Being Curious by Nature with our Head of Planning Katy Clarkson.
LBB> What do you think is the difference between a strategist and a planner? Is there one?
Katy> The primary role of the media agency is to understand what the business wants to achieve, how communications will help achieve this goal and then deliver a plan to execute that. The strategist tends to work at the start of this journey, understanding the challenges, uncovering the barriers and identifying the opportunities. The planner focuses on the context and channels to deliver the plan successfully. But as with every role, there’s cross over, and it will flex depending on the agency set up. d19 has a media strategy and planning process called ‘media made human’, which all our briefs go through, so for us both functions are covered.
LBB> And which description do you think suits the way you work best?
Katy> As head of planning, I love working with brands and their wider communications teams to bring strategies to life in media. However, I’ve seen a shift in the last few years of clients needing our help right at the beginning of the process, understanding what impact the media is going to have on their overall business.
LBB> What part of your job/the strategic process do you enjoy the most?
Katy> It’s great to be working across a range of brands and categories. I’ve got an eclectic range of interests and love immersing myself into new areas of research. I also appreciate a good random fact. Recent highlights have been ‘the average bus travels 700 miles a week’ and ‘ads that use golden oldies for their soundtrack perform 8% better in terms of memory encoding than those that use newer tracks’.
LBB> What strategic maxims, frameworks or principles do you find yourself going back to over and over again? Why are they so useful?
Katy> Technology is changing the ways brands and consumers interact. However, while there might be more ways to reach an audience, the basic principles of communication still stand. It’s as simple as making people think, feel or do something in response to the advertising – whether that’s an impulse purchase, changing a habit or building trust in a brand.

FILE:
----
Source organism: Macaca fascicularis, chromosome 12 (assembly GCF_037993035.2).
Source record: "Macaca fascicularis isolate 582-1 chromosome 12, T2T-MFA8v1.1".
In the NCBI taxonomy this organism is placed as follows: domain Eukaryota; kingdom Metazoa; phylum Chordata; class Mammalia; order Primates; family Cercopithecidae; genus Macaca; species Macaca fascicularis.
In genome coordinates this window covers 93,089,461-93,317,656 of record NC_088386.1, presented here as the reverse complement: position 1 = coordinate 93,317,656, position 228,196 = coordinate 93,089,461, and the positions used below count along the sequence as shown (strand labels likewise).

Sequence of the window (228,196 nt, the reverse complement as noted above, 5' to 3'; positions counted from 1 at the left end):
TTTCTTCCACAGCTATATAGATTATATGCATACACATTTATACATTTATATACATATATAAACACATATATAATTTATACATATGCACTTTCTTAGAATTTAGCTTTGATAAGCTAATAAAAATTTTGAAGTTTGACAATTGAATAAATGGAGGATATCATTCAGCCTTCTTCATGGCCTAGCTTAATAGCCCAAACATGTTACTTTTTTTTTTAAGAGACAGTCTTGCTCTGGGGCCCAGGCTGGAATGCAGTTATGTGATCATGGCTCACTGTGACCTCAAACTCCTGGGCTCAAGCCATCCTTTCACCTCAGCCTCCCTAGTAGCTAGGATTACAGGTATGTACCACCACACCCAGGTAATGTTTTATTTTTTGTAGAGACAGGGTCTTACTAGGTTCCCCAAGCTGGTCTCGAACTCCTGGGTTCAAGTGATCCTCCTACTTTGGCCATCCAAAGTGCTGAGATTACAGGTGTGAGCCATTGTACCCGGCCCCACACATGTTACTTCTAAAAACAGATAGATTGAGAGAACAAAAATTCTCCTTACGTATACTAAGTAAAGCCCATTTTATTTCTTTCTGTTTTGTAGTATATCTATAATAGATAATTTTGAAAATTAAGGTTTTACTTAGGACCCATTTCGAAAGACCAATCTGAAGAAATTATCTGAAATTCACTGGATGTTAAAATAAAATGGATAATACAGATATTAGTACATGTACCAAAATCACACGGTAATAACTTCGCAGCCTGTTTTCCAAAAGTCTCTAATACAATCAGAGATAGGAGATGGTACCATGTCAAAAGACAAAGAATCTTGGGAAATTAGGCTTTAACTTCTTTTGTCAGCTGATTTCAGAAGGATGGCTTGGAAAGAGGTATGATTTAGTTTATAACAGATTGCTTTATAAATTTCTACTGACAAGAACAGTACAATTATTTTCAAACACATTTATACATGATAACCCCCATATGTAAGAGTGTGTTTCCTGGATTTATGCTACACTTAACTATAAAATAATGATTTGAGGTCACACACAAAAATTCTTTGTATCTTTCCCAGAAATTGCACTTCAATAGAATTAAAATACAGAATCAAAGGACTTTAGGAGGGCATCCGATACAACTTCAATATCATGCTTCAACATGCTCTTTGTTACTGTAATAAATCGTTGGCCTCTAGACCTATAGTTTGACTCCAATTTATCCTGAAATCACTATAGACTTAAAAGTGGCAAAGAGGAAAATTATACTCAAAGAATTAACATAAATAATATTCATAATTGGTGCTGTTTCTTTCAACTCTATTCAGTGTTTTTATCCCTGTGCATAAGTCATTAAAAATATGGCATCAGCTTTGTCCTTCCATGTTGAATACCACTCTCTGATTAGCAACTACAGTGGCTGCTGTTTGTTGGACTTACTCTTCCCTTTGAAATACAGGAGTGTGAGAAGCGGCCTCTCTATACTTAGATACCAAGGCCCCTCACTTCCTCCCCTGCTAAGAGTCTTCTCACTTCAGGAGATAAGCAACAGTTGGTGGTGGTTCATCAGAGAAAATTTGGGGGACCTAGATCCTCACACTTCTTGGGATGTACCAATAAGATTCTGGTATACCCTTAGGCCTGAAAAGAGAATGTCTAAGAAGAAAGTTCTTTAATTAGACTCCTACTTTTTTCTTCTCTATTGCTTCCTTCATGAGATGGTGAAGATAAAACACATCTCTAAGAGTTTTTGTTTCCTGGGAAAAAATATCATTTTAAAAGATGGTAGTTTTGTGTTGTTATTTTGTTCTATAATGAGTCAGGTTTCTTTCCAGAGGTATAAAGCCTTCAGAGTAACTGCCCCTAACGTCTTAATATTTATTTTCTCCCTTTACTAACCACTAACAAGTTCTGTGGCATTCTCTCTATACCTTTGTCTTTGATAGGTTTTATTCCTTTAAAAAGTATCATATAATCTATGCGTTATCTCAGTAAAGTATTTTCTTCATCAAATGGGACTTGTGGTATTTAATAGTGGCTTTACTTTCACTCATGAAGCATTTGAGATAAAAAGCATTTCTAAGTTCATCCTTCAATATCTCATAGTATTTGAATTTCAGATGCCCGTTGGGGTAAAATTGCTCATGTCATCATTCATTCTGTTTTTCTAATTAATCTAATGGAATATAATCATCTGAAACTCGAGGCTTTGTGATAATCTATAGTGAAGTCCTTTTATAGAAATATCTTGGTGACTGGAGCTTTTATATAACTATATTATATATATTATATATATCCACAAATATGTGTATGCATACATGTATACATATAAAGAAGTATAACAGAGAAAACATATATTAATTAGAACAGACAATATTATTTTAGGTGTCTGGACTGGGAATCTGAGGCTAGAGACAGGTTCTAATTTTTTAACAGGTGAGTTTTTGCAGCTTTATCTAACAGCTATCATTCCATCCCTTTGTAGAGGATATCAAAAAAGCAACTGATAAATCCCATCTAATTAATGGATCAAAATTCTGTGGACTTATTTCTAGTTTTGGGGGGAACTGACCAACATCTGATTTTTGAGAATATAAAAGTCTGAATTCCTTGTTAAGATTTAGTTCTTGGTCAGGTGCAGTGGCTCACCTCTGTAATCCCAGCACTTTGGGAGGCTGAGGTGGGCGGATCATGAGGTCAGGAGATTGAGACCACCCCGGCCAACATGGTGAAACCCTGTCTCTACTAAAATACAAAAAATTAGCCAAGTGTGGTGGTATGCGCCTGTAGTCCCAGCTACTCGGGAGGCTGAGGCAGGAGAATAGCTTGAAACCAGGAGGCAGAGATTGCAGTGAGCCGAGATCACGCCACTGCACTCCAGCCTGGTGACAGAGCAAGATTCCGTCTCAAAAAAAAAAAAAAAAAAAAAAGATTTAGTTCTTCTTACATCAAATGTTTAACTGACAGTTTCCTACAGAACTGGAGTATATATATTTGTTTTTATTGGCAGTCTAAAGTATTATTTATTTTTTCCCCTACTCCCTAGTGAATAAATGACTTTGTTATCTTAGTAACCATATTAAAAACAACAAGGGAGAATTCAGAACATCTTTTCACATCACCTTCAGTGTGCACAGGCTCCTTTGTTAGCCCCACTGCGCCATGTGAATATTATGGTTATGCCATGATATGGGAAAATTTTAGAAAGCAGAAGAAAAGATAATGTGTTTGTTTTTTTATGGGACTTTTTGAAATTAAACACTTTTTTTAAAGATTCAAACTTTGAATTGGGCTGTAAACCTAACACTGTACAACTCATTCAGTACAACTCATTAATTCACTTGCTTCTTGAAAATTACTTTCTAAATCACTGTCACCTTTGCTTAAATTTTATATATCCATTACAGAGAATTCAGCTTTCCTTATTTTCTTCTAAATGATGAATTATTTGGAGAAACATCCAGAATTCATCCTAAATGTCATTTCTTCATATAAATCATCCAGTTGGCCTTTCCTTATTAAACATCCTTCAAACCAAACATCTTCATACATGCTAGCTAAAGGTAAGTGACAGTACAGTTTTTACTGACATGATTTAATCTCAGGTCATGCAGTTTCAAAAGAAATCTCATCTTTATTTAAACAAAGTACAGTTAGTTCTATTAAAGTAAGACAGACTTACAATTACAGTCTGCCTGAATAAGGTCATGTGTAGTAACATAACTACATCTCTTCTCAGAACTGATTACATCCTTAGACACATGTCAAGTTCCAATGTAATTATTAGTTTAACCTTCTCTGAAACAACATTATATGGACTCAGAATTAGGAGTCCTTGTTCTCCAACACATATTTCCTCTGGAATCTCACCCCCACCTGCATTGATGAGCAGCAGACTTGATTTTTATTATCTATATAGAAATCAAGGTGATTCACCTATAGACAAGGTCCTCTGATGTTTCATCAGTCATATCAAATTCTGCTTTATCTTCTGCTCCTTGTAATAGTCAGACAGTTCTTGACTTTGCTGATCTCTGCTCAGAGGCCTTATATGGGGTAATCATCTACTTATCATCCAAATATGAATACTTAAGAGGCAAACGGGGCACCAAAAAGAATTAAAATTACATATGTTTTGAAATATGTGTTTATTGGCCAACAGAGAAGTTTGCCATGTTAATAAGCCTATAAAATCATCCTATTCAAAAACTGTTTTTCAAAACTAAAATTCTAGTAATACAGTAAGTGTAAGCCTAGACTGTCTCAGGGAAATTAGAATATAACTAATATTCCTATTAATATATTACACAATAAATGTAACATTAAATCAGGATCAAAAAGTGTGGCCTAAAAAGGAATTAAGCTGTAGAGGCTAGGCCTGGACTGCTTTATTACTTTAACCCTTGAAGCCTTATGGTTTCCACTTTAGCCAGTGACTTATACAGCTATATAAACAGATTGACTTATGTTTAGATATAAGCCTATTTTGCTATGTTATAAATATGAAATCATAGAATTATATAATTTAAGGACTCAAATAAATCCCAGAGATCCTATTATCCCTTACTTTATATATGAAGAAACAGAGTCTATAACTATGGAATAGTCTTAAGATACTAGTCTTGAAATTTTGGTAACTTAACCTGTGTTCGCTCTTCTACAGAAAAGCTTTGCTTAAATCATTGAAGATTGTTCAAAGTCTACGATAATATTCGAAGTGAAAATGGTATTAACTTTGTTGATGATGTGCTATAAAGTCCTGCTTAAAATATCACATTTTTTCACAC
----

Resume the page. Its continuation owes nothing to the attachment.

From a media perspective we often reference Binet & Field (balancing short-term and long-term goals) and Byron Sharp (for key planning principles, like using distinctive assets).
LBB> In recent years it seems like effectiveness awards have grown in prestige and agencies have paid more attention to them. How do you think this has impacted on how strategists work and the way they are perceived?
Katy> Strategy always went hand in hand with effectiveness. I think the difference is that now we have the measurement frameworks to definitively prove that the plans have worked.
LBB> Do you have any frustrations with planning/strategy as a discipline?
Katy> You can have benchmarks and industry averages, but a new campaign is always going to be a leap of faith for brand marketing teams. But there’s enough research out there now to know it’s a calculated risk that’s likely to pay off!
LBB> What advice would you give to anyone considering a career as a strategist/planner?
Katy> I think the best strategists and planners are naturally curious by nature, with the ability to see both the bigger picture as well as the smaller details. If you’re the type of person who likes to continually learn and discover new things, then this could be the career for you.